Study reveals barriers to effective doctor-patient communication

September 06, 2000

Patients with chronic heart failure often feel unable to ask their doctors questions about their illness and believe that doctors are reluctant to provide them with too much knowledge, finds new research in this week's British Medical Journal. The study suggests that more effective communication between doctors and heart failure patients is urgently needed.

Researchers in London interviewed 27 chronic heart failure patients aged 38-94 years about the effect heart failure had on their everyday lives. Most patients lacked a clear understanding of why they had developed heart failure, what it was, and what this implied for them. Many felt that their symptoms were a result of growing older and believed that nothing could be done. Although some patients were apparently unaware of their likely prognosis, most patients saw death as inevitable but felt that doctors were reluctant to talk about death or dying. One patient stated: "I think they like to keep things away from the patient."

Patients also described several barriers to communication with their doctors, including difficulties in getting to hospital appointments, confusion, short-term memory loss and the belief that doctors did not want to give patients too much information about their illness or its treatment.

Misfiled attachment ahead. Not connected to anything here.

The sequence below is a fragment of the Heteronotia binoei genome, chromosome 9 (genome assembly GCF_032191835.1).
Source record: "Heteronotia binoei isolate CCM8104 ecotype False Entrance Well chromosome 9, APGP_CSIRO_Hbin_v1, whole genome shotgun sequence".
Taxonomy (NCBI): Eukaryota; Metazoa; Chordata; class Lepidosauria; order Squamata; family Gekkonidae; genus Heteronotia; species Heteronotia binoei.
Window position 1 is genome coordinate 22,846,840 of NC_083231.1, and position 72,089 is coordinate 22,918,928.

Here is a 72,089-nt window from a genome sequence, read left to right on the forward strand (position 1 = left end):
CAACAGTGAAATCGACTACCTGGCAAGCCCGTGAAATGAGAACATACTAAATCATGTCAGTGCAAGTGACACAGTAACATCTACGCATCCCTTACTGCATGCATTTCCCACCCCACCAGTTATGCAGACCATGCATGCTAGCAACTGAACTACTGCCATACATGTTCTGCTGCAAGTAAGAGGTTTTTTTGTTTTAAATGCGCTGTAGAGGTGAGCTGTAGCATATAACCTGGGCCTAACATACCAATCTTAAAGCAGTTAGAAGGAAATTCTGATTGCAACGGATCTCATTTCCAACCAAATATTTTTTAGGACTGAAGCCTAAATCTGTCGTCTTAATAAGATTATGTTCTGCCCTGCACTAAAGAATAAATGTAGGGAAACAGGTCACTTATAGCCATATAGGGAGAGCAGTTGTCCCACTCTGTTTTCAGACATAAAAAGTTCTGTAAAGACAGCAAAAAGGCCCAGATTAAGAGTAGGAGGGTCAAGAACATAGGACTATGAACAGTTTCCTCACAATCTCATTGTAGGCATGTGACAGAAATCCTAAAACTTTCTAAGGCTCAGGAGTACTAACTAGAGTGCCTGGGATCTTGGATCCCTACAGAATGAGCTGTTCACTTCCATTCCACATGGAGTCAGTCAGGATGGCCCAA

The general lack of knowledge of chronic heart failure highlights the importance of patient education and information, say the authors. Some patients may benefit from more open communication about death and dying, and strategies to help patients ask questions should be developed, particularly given that chronic heart failure has a worse prognosis than many cancers, they conclude.
Contact: Angela Rogers, Research Associate, Guy's, King's and St. Thomas's Medical School and St. Christopher's Hospice, London Fax: +44 (0)20 7346 3864

(Knowledge and communication difficulties for patients with chronic heart failure: qualitative study. British Medical Journal, Volume 321, pp. 605-607.)

For further information about the British Medical Journal or to obtain a copy of the article, please contact Public Affairs Division, British Medical Association, BMA House, Tavistock Square, London WC1H 9JP, Tel: 020 7383 6254 or email: After 6 p.m. and on weekends telephone: +44 (0)208 241 6386 / +44 (0)208 997 3653/+44 (0)208 674 6294 / +44 (0)1525 379792 / +44 (0)208 651 5130.

Posted by the Center for the Advancement of Health <>. For information about the Center, call Petrina Chong, <> (202) 387-2829.

Center for Advancing Health

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